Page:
Monday, January 27, 2020

Robert Christy and Nuclear Electromagnetic Pulses (EMP)

I always wondered who first worked out the theory of Electromagnetic Pulses (EMP) produced by nuclear weapons. That an EMP would result from a nuclear explosion was known from the beginning:
During the first United States nuclear test on 16 July 1945, electronic equipment was shielded because Enrico Fermi expected the electromagnetic pulse. The official technical history for that first nuclear test states, "All signal lines were completely shielded, in many cases doubly shielded. In spite of this many records were lost because of spurious pickup at the time of the explosion that paralyzed the recording equipment."[2] During British nuclear testing in 1952–1953, instrumentation failures were attributed to "radioflash", which was their term for EMP.
But it's far from obvious that: prompt gamma rays from the nuclear explosion lead to Compton effect ionization, and the resulting Compton current interacts with the Earth's magnetic field to produce coherent synchrotron radiation forming a dangerous EM pulse.

From Achieving the Rare: Robert F. Christy's Journey in Physics and Beyond:
During Cold War years in the 1950’s, a number of mysterious communication disruptions occurred. It was feared that the communications had been sabotaged in some way by the Soviet Union. Robert was at Caltech at the time, but was also a consultant for the Rand Corporation, and became aware of this phenomenon.

For years Robert had been outspoken in his opposition to atmospheric testing of nuclear weapons, and had put a good deal of effort into understanding the effects. At that time the U.S. was still performing atmospheric tests of nuclear weapons. One test involved exploding an atomic bomb at a very high altitude, roughly 20 miles.

It had been known that atomic bombs could sometimes cause problems with electronics in the vicinity, but it was Robert who single-handedly worked out the physics by which atomic explosions in the upper atmosphere would produce an electromagnetic pulse (EMP) that could have catastrophic effects on circuits on the ground at very great distances, and could thereby disrupt communications. He was thus the first to connect the disruption of communications with the high- altitude nuclear explosions. He wrote this up as a classified report. It should be noted, however, that the warning in this report did not prevent the U.S. from carrying out the very-high-altitude “Starfish Prime” test of 1962. In this test a 1.4 megaton bomb was exploded over the Pacific Ocean at an altitude of 250 miles, causing electrical damage in Hawaii (about 900 miles away). The Soviets conducted similar high-altitude tests over Kazakhstan in the same year. These caused even more extensive damage since they were above an inhabited area rather than over the ocean.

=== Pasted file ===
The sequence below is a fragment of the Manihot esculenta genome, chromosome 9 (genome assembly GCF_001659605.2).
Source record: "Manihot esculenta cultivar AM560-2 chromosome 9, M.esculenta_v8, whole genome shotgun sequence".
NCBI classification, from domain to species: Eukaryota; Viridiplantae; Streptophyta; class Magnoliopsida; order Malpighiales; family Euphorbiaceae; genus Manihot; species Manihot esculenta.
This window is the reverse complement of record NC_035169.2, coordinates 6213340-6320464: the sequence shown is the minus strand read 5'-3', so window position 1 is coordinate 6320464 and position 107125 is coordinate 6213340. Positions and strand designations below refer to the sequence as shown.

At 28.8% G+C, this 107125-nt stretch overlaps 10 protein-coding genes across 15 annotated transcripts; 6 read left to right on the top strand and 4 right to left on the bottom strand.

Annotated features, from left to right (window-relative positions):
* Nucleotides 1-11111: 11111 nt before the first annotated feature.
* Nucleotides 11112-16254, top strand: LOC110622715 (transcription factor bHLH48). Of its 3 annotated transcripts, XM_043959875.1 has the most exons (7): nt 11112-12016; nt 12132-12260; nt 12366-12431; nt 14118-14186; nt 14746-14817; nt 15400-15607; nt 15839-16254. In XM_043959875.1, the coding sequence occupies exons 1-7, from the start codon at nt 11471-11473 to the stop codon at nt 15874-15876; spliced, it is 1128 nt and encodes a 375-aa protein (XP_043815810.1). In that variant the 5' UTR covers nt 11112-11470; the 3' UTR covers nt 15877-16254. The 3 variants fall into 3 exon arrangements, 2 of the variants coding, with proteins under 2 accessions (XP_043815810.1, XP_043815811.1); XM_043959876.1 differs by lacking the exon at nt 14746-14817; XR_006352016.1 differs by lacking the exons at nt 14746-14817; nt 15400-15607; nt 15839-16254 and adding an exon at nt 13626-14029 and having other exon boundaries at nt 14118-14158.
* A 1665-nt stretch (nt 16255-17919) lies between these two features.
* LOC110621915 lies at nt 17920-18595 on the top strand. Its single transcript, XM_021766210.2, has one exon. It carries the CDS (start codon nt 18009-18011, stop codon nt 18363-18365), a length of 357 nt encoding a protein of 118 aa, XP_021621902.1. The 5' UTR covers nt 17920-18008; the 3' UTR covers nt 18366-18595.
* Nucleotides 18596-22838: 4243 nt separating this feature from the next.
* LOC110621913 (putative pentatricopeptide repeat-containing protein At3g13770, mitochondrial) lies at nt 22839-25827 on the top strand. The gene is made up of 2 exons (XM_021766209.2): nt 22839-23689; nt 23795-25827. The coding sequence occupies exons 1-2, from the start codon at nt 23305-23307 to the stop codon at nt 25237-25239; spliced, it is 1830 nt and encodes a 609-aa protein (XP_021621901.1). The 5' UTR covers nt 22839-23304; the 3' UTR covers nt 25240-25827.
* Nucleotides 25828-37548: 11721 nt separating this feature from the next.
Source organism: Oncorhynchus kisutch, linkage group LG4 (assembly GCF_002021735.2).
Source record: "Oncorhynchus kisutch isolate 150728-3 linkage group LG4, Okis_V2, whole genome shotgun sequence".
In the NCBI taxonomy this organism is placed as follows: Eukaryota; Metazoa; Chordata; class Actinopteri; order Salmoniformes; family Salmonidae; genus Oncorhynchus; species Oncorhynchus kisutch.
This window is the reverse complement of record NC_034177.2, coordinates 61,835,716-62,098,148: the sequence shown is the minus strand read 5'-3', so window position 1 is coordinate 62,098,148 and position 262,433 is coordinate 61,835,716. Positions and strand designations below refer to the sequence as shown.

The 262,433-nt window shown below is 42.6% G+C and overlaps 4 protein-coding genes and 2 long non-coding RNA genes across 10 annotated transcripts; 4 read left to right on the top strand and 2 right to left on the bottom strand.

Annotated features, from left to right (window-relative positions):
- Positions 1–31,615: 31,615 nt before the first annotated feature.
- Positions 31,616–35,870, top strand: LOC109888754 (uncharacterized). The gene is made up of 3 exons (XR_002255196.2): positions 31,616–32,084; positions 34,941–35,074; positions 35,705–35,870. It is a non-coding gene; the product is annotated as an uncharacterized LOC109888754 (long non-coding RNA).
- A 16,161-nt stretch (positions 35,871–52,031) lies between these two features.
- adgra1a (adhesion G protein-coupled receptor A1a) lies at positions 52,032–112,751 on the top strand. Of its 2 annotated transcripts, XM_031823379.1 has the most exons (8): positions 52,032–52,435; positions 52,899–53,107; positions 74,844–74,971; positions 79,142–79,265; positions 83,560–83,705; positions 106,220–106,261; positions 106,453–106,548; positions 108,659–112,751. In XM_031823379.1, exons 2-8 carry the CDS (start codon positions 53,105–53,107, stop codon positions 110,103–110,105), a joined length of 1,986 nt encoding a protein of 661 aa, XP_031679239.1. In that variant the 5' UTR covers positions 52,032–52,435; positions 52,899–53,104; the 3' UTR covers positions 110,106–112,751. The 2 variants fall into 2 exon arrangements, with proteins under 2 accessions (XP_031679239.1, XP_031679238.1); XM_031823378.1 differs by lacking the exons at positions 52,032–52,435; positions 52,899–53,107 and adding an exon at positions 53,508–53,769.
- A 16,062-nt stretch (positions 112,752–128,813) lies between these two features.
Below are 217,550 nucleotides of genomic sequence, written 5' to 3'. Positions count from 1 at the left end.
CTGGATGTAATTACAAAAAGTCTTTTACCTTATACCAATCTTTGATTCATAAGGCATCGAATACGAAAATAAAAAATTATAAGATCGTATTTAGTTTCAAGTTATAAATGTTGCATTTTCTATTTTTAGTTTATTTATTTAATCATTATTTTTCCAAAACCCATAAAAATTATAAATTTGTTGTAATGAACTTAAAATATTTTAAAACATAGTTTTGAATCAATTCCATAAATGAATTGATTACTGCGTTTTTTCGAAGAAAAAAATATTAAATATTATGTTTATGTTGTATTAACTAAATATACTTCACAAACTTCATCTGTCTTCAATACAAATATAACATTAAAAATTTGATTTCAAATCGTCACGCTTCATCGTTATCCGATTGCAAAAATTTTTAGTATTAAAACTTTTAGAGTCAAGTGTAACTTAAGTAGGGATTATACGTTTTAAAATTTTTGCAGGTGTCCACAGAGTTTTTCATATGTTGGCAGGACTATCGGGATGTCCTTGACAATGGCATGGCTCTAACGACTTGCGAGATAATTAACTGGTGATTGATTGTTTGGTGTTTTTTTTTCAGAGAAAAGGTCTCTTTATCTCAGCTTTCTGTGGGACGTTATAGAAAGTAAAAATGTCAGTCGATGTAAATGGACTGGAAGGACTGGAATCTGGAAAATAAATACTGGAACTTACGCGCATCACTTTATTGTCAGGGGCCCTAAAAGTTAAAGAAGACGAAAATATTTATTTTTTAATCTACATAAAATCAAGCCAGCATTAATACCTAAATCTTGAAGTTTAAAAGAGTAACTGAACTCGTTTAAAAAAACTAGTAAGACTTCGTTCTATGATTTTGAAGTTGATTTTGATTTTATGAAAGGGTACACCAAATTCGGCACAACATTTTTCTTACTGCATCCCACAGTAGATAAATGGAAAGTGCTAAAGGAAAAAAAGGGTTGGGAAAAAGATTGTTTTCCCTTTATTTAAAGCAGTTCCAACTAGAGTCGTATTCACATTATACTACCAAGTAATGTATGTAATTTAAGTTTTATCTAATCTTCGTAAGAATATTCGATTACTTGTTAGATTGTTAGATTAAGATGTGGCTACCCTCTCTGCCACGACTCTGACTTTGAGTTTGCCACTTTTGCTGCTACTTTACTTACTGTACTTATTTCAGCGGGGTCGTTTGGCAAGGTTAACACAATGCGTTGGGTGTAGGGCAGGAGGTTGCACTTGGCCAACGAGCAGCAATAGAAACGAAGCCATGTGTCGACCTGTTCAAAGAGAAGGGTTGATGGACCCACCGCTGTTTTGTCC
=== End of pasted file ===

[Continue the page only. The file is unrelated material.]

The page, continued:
The EMP effect of high-altitude atomic explosions is now widely known, but it was Robert Christy who first brought this phenomenon to the attention of the U.S. government. ...

[ See also articles by Longmire and Pfeffer. Perhaps the Soviets were ahead of Christy? Kompaneets, A. S., Radio Emission from an Atomic Explosion, Institute for Chemical Physics, Academy of Sciences, USSR, Journal of Experimental and Theoretical Physics (USSR), English translation in volume 35, 1538-1544 (December
1958); Original article in Russian in JETP, 8, 1076-1080 (1954). ]
The first implosion atomic bomb (Fat Man) was known as the Christy Gadget:
... the Los Alamos team discovered that the interface between the detonating explosives and the hollow sphere could become unstable and ruin the crushing power of the blast wave.

Dr. Christy, while studying implosion tests, realized that a solid core could be compressed far more uniformly, and he worked hard in the days that followed to convince his colleagues of its superiority. He succeeded, and the hollow core was replaced with one made of solid plutonium metal.

... Robert Frederick Christy was born May 14, 1916, in Vancouver and studied physics at the University of British Columbia. He was a graduate student at the University of California, Berkeley, under J. Robert Oppenheimer, a leading theoretical physicist who became known as the father of the atomic bomb.

After completing his studies in 1941, Dr. Christy worked at the University of Chicago before being recruited to join the Los Alamos team when Oppenheimer became its scientific director.

After the war, Dr. Christy joined Caltech in theoretical physics and stayed at the university for the rest of his academic career, serving as a faculty chairman, vice president, provost (from 1970 to 1980) and acting president (1977-78). He was elected to the National Academy of Sciences.

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